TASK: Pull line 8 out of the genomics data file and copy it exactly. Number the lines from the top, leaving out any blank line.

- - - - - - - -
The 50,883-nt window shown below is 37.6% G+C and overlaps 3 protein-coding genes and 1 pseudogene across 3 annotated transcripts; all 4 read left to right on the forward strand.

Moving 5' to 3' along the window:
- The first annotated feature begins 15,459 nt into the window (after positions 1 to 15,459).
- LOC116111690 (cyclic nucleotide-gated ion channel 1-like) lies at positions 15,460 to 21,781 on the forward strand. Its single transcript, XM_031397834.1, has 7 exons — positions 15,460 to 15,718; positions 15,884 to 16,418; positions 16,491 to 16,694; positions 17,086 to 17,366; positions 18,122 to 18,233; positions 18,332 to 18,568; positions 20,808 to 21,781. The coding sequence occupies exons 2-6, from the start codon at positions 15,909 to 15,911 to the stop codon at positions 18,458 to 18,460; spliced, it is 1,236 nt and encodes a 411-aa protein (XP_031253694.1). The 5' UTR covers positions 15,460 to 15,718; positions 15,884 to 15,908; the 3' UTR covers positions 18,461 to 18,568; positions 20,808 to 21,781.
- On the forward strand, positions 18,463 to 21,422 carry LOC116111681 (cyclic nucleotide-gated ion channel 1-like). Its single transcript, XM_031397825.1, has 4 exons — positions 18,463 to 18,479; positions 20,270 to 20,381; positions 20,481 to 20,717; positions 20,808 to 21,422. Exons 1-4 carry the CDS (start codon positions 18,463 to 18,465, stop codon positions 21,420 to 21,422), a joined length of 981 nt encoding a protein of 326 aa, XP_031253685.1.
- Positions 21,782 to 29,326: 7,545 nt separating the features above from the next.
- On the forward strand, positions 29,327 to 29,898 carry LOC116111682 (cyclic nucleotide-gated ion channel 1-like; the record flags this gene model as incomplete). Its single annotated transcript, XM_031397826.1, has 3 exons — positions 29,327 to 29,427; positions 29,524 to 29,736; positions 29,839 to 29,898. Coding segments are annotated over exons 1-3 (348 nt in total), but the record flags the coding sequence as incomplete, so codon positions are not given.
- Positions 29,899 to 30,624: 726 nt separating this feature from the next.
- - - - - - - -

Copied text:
- Positions 29,899 to 30,624: 726 nt separating this feature from the next.